‘Sorry you can’t. Your ticket is non-transferable, and the next SAA flight is via Rio on Friday’. The old man had paid for my ticket on his shiny new Barclaycard and had put it over 12 months, so one last payment was still outstanding.

Ooh shit, four days in NY with no money. Well, about $19. I got a $25 a month allowance in Apache from the Rotary club. Seventeen South African Diederiks Ront it was back then. And sixty cents. R1 was worth $1.42 – how times have changed if you’re reading this in 2020!

I put my suitcase in a locker, put a quarter in the slot and take the key.

Hop on a bus to Grand Central Station in Manhattan to look for the SAA office / kantoor. ‘That’ll be $2’ says the bus conductor.

At the SAA office / kantoor I get, ‘Sorry, can’t help’. Hey asseblief man! ‘OK, we’ll try’.

Back to JFK airport and sleep on the floor. The damn benches spitefully have armrests for each seat so you can’t lie down on them. Fitful sleep on the hard floor broken by a huge sit-on vacuum and polish machine that roars up to me at 3am. ‘Move along there’, says the cleaner driving the vengeful beast.

Tuesday I do the same locker-bus-SAA office run, but now I’m rather peckish so I stroll around Manhattan looking for something cheap to eat. I find a burger for $3. Not cheap in ’73, but that includes as much beer as you can drink, so I think OK. Big glasses, though, so I could only drink two. Then I wander the Manhattan streets with a nice beer buzz going. Going up the Empire State building was an amazing experience.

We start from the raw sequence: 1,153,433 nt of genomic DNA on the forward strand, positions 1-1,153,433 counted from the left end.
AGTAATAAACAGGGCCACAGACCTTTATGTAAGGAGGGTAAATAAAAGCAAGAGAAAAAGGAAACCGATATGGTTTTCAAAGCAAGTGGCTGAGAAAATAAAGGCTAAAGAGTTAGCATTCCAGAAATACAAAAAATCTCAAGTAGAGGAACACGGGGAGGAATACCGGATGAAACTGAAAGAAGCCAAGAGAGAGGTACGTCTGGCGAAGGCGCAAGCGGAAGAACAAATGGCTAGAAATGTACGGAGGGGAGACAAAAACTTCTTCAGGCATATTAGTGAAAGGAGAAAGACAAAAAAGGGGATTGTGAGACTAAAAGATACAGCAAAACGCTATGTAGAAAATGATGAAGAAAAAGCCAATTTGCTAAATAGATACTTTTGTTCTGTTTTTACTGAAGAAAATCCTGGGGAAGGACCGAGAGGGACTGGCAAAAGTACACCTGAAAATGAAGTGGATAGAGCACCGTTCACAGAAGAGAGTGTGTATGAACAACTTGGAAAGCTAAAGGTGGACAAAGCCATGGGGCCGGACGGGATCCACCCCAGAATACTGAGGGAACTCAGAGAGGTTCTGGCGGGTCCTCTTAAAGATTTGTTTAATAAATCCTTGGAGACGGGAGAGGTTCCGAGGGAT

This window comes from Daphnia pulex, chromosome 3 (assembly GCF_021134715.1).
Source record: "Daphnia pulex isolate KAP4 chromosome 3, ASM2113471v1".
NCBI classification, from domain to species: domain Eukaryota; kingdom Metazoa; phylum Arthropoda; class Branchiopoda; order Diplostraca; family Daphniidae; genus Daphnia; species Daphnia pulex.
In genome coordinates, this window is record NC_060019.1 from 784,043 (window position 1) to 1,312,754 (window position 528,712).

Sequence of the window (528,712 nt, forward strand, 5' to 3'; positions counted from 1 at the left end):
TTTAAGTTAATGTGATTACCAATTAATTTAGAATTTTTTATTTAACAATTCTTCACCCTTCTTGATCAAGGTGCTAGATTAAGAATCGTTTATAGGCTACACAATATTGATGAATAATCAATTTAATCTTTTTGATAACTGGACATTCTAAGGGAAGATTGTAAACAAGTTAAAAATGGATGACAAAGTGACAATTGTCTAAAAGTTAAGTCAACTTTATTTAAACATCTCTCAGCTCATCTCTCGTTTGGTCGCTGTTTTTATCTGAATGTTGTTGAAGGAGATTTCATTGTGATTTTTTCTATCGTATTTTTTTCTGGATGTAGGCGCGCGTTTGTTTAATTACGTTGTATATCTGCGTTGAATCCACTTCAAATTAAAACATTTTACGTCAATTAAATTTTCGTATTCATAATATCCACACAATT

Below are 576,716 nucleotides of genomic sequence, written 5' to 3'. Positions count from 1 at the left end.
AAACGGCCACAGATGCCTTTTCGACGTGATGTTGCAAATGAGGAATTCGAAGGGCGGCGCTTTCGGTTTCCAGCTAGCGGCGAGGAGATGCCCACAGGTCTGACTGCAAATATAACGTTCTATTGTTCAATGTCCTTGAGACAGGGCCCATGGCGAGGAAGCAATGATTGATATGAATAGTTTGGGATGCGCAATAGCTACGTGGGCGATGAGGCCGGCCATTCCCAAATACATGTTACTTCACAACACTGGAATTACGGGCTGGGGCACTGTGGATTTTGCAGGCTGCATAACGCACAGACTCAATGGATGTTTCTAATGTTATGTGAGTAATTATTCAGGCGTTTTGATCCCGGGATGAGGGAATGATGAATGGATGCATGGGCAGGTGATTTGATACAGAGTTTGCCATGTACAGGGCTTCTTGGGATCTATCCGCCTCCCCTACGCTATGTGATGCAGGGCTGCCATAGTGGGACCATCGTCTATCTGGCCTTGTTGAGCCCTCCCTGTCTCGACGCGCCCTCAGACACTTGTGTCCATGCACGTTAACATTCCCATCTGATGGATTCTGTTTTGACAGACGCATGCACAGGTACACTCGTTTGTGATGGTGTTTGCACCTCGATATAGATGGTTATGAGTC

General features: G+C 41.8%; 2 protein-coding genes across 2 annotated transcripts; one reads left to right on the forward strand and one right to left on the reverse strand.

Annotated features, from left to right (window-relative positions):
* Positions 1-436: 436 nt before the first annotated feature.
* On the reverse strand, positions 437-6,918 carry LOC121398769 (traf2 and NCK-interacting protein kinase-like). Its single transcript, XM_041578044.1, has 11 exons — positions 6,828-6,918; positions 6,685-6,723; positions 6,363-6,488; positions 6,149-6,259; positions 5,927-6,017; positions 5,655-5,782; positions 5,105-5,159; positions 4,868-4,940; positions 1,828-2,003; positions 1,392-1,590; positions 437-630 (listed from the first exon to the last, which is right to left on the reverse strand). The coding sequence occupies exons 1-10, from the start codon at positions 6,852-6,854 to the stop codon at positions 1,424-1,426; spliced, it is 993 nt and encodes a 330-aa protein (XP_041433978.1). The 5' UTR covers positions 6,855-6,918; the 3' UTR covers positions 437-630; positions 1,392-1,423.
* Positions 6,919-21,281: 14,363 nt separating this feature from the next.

800px-Empire_State_Building_(aerial_view)

Wednesday I do the same locker-bus-SAA-hamburger-with-beers run but this time when I go into SAA at the end of the day they tell me ‘Good News, you’re free to go!’ To celebrate I book into the YMCA without my suitcase so I can have a shower. ‘That’ll be $11’ for the smallest room I have ever slept in: Just barely bigger than a small single bed.

Thursday I’m squeaky clean on the bus back to JFK. My ticket is now ‘transferable’ and I take the first plane to London: Air India. I grab a discarded newspaper lying on a bench on my way to board. It’s a jumbo jet – my first!

Air India 1973.jpg

Settling into my seat I read: “Air India has just been voted ‘Worst Airline in the World’ – Again”. Their cabin crew is on strike so admin staff are ‘standing in for them’ – by doing nothing. A delightful Irish lass is sitting next to me. Much older – she was probably all of thirty – she feels sorry for me so buys me a Pommy cold pork pie on the way out of Heathrow. Tastiest pie ever.